NHTSA — Service Brakes, Hydraulic: Foundation Components: Hoses, Lines/Piping, And Fittings Problems


hardly worth mentioning
Crashes / Fires:
0 / 0
Injuries / Deaths:
0 / 0
Average Mileage:
106,780 miles

About These NHTSA Complaints:

This data is from the NHTSA — the US gov't agency tasked with vehicle safety. Complaints are spread across multiple & redundant categories, & are not organized by problem.

So how do you find out what problems are occurring? For this NHTSA complaint data, the only way is to read through the comments below. Any duplicates or errors? It's not us.

1998 Plymouth Voyager brakes problems

brakes problem

Find something helpful? Spread the word.
Get notified about new defects, investigations, recalls & lawsuits for the 1998 Plymouth Voyager:

Unsubscribe any time. We don't sell/share your email.

1998 Plymouth Voyager Owner Comments

problem #1

Feb 222005

Voyager 6-cyl

  • Automatic transmission
  • 106,780 miles


This is a company vehicle. It was used on Tuesday of this week without problem. Thursday it was used again, and the coworker who used it this time found that the brakes were just barely able to bring the vehicle to a stop from a slow roll. Fortunately, he was able to safely return to the parking lot without incident. When I checked on the vehicle later that day I noted a puddle of brake fluid on the ground under the rear axle. Thinking that possibly some road debris had punctured a brake line, I took it into the shop, a Dodge dealer. There they found that one brake line had rusted completely through. Also, they noted significant rust on other places in the lines. I had the shop give me the old lines after the new ones were installed. I have them available for photographing or physical analysis. It appears to me to be a case of dissimilar metal and / or crevice corrosion at the location where the solid tube meets with the wire mesh portion of the line. I think this represents a true safety hazard, particularly since this is a 1998 vehicle on which such a problem should never be anticipated. Thanks for investigating. By the way, they also said that the vehicle is unsafe to drive because snow and/or water has rusted up one of the rear brake assemblies. This also seems like an issue that should be addressed. But I don't consider it to be as great a safety concern. I think that a reasonably observant driver should have plenty of warning if a brake is dragging, unlike driving off some day with almost no brakes whatsoever because of a rusted out line.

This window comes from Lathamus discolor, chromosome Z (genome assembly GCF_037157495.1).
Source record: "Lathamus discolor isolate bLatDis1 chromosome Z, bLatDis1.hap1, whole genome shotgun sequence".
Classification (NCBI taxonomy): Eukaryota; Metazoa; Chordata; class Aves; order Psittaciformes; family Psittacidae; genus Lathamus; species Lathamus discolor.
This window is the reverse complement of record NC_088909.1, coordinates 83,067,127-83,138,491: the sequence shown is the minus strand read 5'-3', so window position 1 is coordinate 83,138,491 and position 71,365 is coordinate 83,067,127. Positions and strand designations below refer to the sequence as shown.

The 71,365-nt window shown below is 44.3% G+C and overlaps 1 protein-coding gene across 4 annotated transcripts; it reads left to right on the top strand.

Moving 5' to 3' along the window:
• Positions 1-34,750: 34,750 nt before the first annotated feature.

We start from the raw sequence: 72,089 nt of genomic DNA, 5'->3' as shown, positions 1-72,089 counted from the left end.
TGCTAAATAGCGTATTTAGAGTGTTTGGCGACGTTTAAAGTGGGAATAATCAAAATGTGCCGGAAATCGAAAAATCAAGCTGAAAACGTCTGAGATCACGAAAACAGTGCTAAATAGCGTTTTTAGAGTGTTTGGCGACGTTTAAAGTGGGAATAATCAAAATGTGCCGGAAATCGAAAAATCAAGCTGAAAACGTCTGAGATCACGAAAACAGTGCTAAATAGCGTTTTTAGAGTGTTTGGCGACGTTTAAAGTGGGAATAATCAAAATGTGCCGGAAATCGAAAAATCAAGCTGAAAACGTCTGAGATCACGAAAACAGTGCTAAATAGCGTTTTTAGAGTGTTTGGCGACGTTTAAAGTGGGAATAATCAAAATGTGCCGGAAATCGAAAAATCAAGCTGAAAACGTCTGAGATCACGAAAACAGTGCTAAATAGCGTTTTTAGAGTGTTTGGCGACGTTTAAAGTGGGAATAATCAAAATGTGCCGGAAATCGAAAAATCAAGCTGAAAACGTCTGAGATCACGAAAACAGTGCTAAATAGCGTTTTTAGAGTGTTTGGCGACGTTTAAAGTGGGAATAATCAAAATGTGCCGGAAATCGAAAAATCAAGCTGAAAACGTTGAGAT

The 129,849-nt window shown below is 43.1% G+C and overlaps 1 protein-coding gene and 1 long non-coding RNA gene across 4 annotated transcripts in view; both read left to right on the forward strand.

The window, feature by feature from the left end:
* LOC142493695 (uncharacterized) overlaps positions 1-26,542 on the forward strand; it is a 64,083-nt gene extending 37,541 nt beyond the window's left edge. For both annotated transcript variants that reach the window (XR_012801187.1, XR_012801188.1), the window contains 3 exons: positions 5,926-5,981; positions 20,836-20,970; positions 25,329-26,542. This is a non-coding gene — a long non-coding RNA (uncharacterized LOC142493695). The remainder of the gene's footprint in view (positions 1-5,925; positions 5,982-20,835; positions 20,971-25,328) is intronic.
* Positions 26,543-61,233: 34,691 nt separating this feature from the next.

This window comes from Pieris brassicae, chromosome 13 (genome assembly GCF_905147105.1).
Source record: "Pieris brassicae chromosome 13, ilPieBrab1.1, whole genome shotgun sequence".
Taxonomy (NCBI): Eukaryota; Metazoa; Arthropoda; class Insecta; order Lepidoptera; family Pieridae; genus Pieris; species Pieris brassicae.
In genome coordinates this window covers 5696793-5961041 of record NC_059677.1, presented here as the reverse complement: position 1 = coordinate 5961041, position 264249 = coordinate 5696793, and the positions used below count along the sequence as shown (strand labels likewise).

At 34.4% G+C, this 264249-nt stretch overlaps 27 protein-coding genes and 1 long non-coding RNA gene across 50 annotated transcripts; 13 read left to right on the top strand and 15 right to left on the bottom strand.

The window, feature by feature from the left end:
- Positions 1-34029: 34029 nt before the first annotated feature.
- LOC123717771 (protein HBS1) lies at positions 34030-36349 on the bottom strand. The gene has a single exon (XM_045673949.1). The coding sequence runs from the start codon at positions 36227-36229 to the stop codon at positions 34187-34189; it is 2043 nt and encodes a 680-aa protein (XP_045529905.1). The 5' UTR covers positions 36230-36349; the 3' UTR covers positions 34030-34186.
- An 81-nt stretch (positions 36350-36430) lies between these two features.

- Charleston, WV, USA

Not what you are looking for?